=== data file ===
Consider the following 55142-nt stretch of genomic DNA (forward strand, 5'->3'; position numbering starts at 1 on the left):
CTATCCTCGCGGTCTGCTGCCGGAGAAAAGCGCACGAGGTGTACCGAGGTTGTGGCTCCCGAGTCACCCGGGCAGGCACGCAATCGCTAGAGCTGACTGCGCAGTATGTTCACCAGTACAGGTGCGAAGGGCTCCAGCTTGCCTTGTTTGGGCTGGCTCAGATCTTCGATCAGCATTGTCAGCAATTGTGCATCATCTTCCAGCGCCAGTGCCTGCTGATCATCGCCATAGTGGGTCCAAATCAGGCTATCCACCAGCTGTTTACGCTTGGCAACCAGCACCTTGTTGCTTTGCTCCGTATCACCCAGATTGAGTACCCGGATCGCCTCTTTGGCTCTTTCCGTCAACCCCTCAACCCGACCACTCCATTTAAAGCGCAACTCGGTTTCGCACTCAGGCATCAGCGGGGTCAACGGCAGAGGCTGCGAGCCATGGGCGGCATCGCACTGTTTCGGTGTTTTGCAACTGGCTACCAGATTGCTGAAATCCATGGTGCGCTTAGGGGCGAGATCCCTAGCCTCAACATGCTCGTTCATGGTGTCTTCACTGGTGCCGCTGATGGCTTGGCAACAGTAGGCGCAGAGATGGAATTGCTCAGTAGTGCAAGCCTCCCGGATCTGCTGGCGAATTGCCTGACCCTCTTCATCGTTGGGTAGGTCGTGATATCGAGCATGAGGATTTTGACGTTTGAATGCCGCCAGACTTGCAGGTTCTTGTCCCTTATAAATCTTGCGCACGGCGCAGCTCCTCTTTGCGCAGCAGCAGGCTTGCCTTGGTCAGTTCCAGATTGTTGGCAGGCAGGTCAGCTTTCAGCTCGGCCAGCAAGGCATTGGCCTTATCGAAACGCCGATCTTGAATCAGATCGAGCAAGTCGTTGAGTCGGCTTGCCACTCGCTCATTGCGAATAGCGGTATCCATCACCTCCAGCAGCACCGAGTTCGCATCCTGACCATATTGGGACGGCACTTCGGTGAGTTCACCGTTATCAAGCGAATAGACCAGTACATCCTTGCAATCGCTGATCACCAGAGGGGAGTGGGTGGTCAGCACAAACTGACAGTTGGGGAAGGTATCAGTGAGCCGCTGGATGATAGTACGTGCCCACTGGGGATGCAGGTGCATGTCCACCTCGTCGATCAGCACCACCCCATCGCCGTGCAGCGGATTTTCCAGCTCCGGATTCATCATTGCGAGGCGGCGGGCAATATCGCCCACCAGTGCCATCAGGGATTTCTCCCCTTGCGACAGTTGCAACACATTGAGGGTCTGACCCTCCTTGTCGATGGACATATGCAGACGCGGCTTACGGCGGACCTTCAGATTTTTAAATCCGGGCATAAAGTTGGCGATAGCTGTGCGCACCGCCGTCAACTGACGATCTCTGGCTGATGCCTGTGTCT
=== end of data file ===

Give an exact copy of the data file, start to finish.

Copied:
Consider the following 55142-nt stretch of genomic DNA (forward strand, 5'->3'; position numbering starts at 1 on the left):
CTATCCTCGCGGTCTGCTGCCGGAGAAAAGCGCACGAGGTGTACCGAGGTTGTGGCTCCCGAGTCACCCGGGCAGGCACGCAATCGCTAGAGCTGACTGCGCAGTATGTTCACCAGTACAGGTGCGAAGGGCTCCAGCTTGCCTTGTTTGGGCTGGCTCAGATCTTCGATCAGCATTGTCAGCAATTGTGCATCATCTTCCAGCGCCAGTGCCTGCTGATCATCGCCATAGTGGGTCCAAATCAGGCTATCCACCAGCTGTTTACGCTTGGCAACCAGCACCTTGTTGCTTTGCTCCGTATCACCCAGATTGAGTACCCGGATCGCCTCTTTGGCTCTTTCCGTCAACCCCTCAACCCGACCACTCCATTTAAAGCGCAACTCGGTTTCGCACTCAGGCATCAGCGGGGTCAACGGCAGAGGCTGCGAGCCATGGGCGGCATCGCACTGTTTCGGTGTTTTGCAACTGGCTACCAGATTGCTGAAATCCATGGTGCGCTTAGGGGCGAGATCCCTAGCCTCAACATGCTCGTTCATGGTGTCTTCACTGGTGCCGCTGATGGCTTGGCAACAGTAGGCGCAGAGATGGAATTGCTCAGTAGTGCAAGCCTCCCGGATCTGCTGGCGAATTGCCTGACCCTCTTCATCGTTGGGTAGGTCGTGATATCGAGCATGAGGATTTTGACGTTTGAATGCCGCCAGACTTGCAGGTTCTTGTCCCTTATAAATCTTGCGCACGGCGCAGCTCCTCTTTGCGCAGCAGCAGGCTTGCCTTGGTCAGTTCCAGATTGTTGGCAGGCAGGTCAGCTTTCAGCTCGGCCAGCAAGGCATTGGCCTTATCGAAACGCCGATCTTGAATCAGATCGAGCAAGTCGTTGAGTCGGCTTGCCACTCGCTCATTGCGAATAGCGGTATCCATCACCTCCAGCAGCACCGAGTTCGCATCCTGACCATATTGGGACGGCACTTCGGTGAGTTCACCGTTATCAAGCGAATAGACCAGTACATCCTTGCAATCGCTGATCACCAGAGGGGAGTGGGTGGTCAGCACAAACTGACAGTTGGGGAAGGTATCAGTGAGCCGCTGGATGATAGTACGTGCCCACTGGGGATGCAGGTGCATGTCCACCTCGTCGATCAGCACCACCCCATCGCCGTGCAGCGGATTTTCCAGCTCCGGATTCATCATTGCGAGGCGGCGGGCAATATCGCCCACCAGTGCCATCAGGGATTTCTCCCCTTGCGACAGTTGCAACACATTGAGGGTCTGACCCTCCTTGTCGATGGACATATGCAGACGCGGCTTACGGCGGACCTTCAGATTTTTAAATCCGGGCATAAAGTTGGCGATAGCTGTGCGCACCGCCGTCAACTGACGATCTCTGGCTGATGCCTGTGTCT